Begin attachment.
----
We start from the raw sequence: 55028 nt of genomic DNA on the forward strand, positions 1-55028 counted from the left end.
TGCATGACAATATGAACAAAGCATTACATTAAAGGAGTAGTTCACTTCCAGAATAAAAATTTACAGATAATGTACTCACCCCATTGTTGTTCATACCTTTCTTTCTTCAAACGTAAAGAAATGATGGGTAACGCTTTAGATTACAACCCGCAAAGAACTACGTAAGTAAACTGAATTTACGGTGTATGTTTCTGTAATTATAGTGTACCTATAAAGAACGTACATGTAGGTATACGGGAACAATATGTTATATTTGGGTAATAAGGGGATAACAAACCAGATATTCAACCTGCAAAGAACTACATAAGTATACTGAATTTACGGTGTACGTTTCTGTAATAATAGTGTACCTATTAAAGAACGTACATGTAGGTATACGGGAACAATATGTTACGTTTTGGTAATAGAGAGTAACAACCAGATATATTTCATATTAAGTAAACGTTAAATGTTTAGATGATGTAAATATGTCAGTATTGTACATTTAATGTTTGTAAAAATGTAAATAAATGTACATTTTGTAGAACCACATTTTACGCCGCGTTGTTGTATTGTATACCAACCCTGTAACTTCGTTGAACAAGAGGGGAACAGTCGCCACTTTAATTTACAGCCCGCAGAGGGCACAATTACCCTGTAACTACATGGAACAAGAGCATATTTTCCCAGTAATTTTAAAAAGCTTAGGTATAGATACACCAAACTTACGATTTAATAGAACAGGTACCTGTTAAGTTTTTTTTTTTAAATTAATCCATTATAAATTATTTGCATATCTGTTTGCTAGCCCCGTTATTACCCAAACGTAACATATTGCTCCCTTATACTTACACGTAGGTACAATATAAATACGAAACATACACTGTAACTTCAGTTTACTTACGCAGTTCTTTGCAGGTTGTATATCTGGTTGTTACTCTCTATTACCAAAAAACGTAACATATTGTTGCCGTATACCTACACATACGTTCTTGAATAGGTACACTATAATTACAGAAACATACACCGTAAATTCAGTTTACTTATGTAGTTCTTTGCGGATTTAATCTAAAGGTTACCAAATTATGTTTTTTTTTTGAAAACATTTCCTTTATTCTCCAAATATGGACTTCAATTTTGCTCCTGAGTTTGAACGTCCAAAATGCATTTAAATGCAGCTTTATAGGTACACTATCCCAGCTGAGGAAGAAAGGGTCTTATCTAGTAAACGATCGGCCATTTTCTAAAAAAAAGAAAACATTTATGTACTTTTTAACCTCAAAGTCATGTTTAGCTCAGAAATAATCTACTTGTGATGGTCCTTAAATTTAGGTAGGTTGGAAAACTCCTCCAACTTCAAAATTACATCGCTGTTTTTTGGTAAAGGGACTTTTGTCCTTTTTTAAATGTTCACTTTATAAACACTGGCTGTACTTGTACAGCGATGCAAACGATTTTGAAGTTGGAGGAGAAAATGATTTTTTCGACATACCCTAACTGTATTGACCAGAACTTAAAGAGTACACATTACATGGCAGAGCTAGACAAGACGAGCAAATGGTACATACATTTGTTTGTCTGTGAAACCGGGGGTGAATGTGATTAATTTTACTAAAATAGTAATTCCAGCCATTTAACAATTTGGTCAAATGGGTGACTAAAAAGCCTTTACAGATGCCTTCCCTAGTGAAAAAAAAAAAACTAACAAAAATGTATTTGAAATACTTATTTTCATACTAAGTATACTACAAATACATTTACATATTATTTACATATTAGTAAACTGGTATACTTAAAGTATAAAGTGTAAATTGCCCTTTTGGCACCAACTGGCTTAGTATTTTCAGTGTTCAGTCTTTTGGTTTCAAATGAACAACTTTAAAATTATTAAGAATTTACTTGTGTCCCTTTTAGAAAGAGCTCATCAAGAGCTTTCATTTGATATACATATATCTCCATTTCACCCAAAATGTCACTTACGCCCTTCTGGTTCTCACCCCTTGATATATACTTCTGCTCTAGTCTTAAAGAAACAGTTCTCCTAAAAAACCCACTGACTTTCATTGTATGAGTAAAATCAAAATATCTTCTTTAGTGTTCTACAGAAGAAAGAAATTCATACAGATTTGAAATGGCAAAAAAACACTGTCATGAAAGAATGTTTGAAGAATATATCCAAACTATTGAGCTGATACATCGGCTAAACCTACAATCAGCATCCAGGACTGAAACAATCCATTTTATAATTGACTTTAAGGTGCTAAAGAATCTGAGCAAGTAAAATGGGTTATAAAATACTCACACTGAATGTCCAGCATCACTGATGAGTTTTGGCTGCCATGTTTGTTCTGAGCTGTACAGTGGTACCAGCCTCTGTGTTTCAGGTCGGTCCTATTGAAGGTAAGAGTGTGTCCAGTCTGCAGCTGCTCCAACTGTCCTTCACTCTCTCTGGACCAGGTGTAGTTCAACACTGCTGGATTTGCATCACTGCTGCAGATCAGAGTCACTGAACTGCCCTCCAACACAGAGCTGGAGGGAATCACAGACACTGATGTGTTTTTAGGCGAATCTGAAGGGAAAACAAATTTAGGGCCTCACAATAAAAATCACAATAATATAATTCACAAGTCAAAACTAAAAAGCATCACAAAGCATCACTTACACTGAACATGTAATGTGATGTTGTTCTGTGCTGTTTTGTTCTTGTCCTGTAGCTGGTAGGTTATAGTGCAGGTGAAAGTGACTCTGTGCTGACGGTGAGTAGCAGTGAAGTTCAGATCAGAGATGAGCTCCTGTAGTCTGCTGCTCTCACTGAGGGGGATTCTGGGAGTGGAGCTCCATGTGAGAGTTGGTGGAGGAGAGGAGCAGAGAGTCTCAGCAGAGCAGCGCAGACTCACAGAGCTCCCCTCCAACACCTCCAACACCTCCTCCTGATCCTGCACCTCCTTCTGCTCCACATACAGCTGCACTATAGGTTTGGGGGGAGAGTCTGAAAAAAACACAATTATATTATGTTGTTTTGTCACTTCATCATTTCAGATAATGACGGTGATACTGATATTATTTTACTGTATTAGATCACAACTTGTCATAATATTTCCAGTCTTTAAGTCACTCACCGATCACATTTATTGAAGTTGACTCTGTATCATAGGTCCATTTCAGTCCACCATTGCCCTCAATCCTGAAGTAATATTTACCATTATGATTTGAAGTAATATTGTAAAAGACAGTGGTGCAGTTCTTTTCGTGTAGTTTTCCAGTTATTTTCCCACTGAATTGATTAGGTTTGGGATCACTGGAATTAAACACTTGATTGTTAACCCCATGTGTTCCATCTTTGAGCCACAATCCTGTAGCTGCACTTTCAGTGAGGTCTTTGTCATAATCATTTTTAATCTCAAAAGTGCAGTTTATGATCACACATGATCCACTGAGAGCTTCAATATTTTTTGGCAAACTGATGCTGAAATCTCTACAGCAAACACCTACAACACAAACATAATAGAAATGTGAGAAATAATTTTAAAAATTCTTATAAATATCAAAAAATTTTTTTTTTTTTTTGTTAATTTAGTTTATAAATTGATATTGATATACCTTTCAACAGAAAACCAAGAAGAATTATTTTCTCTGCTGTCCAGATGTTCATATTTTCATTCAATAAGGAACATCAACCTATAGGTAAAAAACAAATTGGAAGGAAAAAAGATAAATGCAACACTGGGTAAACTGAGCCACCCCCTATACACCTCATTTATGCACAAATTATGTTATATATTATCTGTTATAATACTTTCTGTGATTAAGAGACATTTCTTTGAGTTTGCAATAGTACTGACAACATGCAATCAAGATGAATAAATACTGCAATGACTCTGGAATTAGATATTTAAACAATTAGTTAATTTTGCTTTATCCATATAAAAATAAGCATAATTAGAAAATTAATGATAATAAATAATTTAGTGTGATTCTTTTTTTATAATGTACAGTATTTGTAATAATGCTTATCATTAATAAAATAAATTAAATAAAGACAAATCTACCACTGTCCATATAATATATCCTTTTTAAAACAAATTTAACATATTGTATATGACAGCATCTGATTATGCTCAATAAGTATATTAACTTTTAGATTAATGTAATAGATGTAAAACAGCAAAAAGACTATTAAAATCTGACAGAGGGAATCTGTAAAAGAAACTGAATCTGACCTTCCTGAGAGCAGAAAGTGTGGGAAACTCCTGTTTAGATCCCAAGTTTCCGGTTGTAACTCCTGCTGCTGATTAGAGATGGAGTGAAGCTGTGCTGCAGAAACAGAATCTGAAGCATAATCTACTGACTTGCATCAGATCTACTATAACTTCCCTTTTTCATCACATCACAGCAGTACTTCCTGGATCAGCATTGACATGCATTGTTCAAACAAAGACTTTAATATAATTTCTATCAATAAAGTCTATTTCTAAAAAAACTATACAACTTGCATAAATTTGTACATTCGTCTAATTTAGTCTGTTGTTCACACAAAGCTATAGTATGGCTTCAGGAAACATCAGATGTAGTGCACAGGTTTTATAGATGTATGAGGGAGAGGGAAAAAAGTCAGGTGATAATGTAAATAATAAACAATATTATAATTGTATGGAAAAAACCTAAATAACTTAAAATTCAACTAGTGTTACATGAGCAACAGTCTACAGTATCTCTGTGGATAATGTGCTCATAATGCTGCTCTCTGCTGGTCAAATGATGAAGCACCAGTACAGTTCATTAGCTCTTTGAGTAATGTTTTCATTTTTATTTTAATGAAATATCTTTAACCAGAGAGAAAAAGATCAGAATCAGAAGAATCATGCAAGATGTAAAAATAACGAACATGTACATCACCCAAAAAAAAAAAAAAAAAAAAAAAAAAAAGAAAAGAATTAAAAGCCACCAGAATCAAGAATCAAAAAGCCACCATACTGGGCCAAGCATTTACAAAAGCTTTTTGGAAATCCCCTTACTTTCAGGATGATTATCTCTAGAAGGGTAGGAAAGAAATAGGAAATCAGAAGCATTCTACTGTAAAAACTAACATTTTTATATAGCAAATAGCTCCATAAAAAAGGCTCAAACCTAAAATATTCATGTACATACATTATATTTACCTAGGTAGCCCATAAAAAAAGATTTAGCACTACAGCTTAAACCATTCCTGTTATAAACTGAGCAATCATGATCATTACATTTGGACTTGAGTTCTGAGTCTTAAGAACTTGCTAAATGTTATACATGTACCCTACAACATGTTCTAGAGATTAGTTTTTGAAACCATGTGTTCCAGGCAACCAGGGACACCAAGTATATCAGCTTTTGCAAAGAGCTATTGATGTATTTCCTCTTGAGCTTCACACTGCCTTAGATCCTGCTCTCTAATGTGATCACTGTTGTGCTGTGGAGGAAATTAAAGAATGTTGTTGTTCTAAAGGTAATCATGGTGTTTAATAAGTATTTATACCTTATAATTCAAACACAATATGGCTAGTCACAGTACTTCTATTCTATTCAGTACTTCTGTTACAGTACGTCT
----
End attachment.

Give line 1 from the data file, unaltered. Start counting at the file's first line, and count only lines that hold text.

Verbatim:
We start from the raw sequence: 55028 nt of genomic DNA on the forward strand, positions 1-55028 counted from the left end.